Wednesday, April 25, 2012

On My Absence


For several reasons I haven't blogged since January.  For one thing, I've always envisaged my contribution to the discourse on the Israeli-Palestinian conflict and related issues as primarily that of extended essays, rather than regular commentaries on the news of the day.  In fact, I've been working on two long articles for professional journals, which I will eventually post here.

For another, the rapid growth of first-rate blogs that do regularly comment on the contemporary issues hasn't left me with much to add; I refer, in particular, to the recent addition of Peter Beinart's Open Zion blog and that of MJ Rosenberg, along with the excellent established blogs, including (among others) Jerry Haber's Magnes Zionist, Richard Silverstein's Tikun Olam, Gershom Gorenberg's South Jerusalem--and, of course (when the mood strikes him), Steve Walt's Foreign Policy blog.

As I said, it is my intention to continue to publish, on occasion, long essays that fall somewhere between professional journal articles and magazine articles designed for the informed general public.  I realize by publishing only seldomly it makes it difficult for those who may be interested in what I write.   The solution is to sign up (on the home page) to get email notifications when something appears.

Actually, I do have one brief comment to add to the many now circulating concerning the publication of Peter Beinart's book, The Crisis of Zionism, as well as the favorable commentary on it today by Paul Krugman in his blog.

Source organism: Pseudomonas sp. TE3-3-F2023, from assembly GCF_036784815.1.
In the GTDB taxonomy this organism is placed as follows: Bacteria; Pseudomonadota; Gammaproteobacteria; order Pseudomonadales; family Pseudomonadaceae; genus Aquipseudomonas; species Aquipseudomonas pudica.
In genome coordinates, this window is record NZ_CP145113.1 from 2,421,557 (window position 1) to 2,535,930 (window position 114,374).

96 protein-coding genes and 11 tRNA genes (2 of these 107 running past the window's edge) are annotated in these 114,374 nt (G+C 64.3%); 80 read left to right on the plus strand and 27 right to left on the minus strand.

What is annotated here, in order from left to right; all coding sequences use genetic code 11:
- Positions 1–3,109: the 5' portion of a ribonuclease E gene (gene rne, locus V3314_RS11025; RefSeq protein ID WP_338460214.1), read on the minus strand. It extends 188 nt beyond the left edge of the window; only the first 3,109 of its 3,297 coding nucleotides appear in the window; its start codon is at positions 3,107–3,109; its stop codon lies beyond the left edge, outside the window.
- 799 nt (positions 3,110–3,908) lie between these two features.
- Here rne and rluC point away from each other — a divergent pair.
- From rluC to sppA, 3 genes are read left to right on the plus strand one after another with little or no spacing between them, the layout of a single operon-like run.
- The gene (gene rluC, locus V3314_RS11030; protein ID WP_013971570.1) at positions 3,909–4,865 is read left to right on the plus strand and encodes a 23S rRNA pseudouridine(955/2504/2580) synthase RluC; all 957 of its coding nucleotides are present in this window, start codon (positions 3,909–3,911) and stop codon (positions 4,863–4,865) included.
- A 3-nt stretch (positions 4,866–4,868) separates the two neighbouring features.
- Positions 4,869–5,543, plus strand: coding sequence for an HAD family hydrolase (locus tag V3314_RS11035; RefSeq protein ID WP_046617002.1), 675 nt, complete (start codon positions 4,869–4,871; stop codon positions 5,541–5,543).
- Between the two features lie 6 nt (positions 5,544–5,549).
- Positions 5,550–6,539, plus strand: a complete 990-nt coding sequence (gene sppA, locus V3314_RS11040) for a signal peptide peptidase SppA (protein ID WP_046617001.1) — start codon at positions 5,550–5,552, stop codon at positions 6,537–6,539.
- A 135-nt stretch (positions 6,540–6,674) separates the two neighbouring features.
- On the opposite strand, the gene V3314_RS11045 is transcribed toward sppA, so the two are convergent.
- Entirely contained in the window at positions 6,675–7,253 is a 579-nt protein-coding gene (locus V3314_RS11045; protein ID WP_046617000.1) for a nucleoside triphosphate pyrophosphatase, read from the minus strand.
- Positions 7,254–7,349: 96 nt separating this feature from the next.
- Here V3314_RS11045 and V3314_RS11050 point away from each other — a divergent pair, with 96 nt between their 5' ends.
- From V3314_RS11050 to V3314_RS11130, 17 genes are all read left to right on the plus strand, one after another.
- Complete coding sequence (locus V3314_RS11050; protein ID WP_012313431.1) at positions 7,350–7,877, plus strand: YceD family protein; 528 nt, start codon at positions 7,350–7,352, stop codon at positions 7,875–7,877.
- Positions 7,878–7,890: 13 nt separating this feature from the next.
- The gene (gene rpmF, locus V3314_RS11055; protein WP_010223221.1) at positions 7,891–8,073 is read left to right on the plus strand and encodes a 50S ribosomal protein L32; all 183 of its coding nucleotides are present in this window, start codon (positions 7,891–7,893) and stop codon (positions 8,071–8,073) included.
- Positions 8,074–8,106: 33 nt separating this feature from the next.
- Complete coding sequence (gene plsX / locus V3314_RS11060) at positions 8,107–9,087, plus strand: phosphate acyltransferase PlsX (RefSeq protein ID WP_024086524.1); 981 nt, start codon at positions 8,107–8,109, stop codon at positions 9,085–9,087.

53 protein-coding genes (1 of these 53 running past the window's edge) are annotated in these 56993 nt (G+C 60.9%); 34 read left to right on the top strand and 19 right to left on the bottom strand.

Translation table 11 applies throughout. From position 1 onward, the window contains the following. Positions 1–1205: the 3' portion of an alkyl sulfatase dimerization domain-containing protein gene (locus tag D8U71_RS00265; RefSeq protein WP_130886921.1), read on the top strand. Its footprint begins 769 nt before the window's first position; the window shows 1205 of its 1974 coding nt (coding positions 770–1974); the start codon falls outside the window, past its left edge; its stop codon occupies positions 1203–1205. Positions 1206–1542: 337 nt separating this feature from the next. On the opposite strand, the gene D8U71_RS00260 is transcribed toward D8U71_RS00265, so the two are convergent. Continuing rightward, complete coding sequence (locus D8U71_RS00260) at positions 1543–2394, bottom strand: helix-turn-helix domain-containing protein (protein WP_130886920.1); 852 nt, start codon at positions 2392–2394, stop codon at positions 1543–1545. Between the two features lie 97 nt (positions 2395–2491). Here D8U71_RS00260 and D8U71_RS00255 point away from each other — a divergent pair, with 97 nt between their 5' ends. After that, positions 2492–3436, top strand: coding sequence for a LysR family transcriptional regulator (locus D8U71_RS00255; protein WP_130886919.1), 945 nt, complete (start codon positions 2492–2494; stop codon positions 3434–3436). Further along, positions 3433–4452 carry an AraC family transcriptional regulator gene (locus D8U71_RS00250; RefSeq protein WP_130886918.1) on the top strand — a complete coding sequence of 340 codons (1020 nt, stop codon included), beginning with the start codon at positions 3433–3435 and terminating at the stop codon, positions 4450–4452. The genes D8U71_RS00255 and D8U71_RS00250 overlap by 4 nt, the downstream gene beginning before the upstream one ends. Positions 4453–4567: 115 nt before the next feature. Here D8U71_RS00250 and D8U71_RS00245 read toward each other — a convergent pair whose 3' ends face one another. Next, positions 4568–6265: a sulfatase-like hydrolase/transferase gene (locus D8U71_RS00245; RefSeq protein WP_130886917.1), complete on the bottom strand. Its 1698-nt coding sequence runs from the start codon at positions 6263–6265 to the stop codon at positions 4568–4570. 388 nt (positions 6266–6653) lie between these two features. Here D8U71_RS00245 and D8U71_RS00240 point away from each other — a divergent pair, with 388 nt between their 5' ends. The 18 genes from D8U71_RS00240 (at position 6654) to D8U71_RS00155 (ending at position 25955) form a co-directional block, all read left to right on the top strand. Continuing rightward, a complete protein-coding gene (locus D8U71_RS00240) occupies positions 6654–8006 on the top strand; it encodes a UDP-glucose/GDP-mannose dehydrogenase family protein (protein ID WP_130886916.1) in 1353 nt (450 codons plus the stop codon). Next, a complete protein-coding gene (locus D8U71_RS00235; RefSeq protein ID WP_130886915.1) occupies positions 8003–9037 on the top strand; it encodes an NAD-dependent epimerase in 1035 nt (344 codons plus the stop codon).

Many are commending Beinart and Krugman for their "bravery" for their forthright--yet, not strong enough--criticism of Israel.   I want to take (mild) issue with that, and especially with MJ Rosenberg, who today wrote: "If he speaks out on Israel/Palestine, the lobby will try to shut him down....After all, if they can shut Paul Krugman up, who exactly will be allowed to speak?"

A bit over the top, dear MJ?  "They?"  "shut Krugman up?"  Who will be "allowed" to speak?

The Israel lobby isn't that powerful, indeed not by a long, long shot. Indeed, by suggesting that the lobby has the power to shut up the critics, we are in danger of creating a self-fulfilling prophecy.  It doesn't take much bravery to take on the lobby; rather, a fear of doing so, when the consequences are so trivial, might be labeled as timidity.

I've also been commended for my "courage" for some of the things I've written.  It's always pleasant to be complimented, of course, but the term should be reserved for the impossibly courageous journalists and dissidents who criticize the Russian, Chinese, and other brutal and truly powerful governments.

They don't have to worry about being chastized by ignoramuses; the risks they run and all too often the price they pay is many orders of magnitude greater.  Just imagine: these people live with the knowledge that their attacks on the powerful may and often do end up with the loss of their livelihood, terrible beatings, imprisonment, or their murder. 

Yet they continue: now that's bravery.  I couldn't begin to do it--but bring on the Israel lobby, any day.